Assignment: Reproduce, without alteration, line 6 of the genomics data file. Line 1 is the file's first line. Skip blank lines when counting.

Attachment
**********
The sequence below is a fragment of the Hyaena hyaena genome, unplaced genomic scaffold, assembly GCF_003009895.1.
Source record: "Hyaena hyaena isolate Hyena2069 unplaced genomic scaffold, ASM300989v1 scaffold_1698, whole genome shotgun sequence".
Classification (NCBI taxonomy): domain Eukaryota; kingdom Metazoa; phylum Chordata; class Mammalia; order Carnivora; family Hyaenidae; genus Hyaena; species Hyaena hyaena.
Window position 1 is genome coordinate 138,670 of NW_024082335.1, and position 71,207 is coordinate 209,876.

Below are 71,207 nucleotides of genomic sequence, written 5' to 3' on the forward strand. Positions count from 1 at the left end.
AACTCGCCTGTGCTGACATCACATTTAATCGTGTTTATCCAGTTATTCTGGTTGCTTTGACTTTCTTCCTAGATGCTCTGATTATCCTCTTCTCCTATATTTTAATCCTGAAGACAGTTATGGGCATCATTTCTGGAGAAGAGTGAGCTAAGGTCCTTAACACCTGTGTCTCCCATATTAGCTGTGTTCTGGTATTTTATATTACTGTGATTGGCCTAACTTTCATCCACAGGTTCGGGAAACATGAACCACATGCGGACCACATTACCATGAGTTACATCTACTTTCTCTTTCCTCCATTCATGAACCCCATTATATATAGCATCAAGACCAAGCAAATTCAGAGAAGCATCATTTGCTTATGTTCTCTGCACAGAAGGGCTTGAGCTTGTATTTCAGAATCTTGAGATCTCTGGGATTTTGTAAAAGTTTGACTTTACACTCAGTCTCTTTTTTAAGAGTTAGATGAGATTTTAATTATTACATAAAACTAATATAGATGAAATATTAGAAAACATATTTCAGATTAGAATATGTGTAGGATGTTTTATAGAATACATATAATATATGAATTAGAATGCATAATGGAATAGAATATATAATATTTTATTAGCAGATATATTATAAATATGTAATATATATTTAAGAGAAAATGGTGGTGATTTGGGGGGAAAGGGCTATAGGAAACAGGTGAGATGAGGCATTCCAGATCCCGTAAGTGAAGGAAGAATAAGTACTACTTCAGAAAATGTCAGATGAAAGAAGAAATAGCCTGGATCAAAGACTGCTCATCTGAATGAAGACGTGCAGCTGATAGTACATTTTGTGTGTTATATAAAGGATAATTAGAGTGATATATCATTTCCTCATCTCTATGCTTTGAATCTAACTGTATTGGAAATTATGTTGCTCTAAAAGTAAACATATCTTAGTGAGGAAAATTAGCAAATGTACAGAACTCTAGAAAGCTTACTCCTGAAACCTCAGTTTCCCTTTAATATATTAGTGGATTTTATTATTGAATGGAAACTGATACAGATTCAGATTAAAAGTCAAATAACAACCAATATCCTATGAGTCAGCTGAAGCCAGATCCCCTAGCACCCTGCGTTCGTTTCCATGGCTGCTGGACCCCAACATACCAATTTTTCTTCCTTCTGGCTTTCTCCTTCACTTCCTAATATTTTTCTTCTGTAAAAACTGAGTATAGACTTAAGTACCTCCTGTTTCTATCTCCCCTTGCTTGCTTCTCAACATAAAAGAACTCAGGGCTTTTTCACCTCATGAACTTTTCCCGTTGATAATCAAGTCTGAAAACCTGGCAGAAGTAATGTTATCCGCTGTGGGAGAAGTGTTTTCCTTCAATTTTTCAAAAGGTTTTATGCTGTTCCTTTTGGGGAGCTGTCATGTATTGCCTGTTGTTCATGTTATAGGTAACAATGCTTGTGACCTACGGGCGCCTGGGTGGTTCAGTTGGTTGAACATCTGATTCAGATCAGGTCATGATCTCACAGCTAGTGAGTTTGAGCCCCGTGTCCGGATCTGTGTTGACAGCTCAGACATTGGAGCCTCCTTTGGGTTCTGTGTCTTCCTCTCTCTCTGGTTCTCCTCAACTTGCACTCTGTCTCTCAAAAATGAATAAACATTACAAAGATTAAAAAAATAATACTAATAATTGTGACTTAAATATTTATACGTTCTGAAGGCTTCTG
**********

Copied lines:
AACTCGCCTGTGCTGACATCACATTTAATCGTGTTTATCCAGTTATTCTGGTTGCTTTGACTTTCTTCCTAGATGCTCTGATTATCCTCTTCTCCTATATTTTAATCCTGAAGACAGTTATGGGCATCATTTCTGGAGAAGAGTGAGCTAAGGTCCTTAACACCTGTGTCTCCCATATTAGCTGTGTTCTGGTATTTTATATTACTGTGATTGGCCTAACTTTCATCCACAGGTTCGGGAAACATGAACCACATGCGGACCACATTACCATGAGTTACATCTACTTTCTCTTTCCTCCATTCATGAACCCCATTATATATAGCATCAAGACCAAGCAAATTCAGAGAAGCATCATTTGCTTATGTTCTCTGCACAGAAGGGCTTGAGCTTGTATTTCAGAATCTTGAGATCTCTGGGATTTTGTAAAAGTTTGACTTTACACTCAGTCTCTTTTTTAAGAGTTAGATGAGATTTTAATTATTACATAAAACTAATATAGATGAAATATTAGAAAACATATTTCAGATTAGAATATGTGTAGGATGTTTTATAGAATACATATAATATATGAATTAGAATGCATAATGGAATAGAATATATAATATTTTATTAGCAGATATATTATAAATATGTAATATATATTTAAGAGAAAATGGTGGTGATTTGGGGGGAAAGGGCTATAGGAAACAGGTGAGATGAGGCATTCCAGATCCCGTAAGTGAAGGAAGAATAAGTACTACTTCAGAAAATGTCAGATGAAAGAAGAAATAGCCTGGATCAAAGACTGCTCATCTGAATGAAGACGTGCAGCTGATAGTACATTTTGTGTGTTATATAAAGGATAATTAGAGTGATATATCATTTCCTCATCTCTATGCTTTGAATCTAACTGTATTGGAAATTATGTTGCTCTAAAAGTAAACATATCTTAGTGAGGAAAATTAGCAAATGTACAGAACTCTAGAAAGCTTACTCCTGAAACCTCAGTTTCCCTTTAATATATTAGTGGATTTTATTATTGAATGGAAACTGATACAGATTCAGATTAAAAGTCAAATAACAACCAATATCCTATGAGTCAGCTGAAGCCAGATCCCCTAGCACCCTGCGTTCGTTTCCATGGCTGCTGGACCCCAACATACCAATTTTTCTTCCTTCTGGCTTTCTCCTTCACTTCCTAATATTTTTCTTCTGTAAAAACTGAGTATAGACTTAAGTACCTCCTGTTTCTATCTCCCCTTGCTTGCTTCTCAACATAAAAGAACTCAGGGCTTTTTCACCTCATGAACTTTTCCCGTTGATAATCAAGTCTGAAAACCTGGCAGAAGTAATGTTATCCGCTGTGGGAGAAGTGTTTTCCTTCAATTTTTCAAAAGGTTTTATGCTGTTCCTTTTGGGGAGCTGTCATGTATTGCCTGTTGTTCATGTTATAGGTAACAATGCTTGTGACCTACGGGCGCCTGGGTGGTTCAGTTGGTTGAACATCTGATTCAGATCAGGTCATGATCTCACAGCTAGTGAGTTTGAGCCCCGTGTCCGGATCTGTGTTGACAGCTCAGACATTGGAGCCTCCTTTGGGTTCTGTGTCTTCCTCTCTCTCTGGTTCTCCTCAACTTGCACTCTGTCTCTCAAAAATGAATAAACATTACAAAGATTAAAAAAATAATACTAATAATTGTGACTTAAATATTTATACGTTCTGAAGGCTTCTG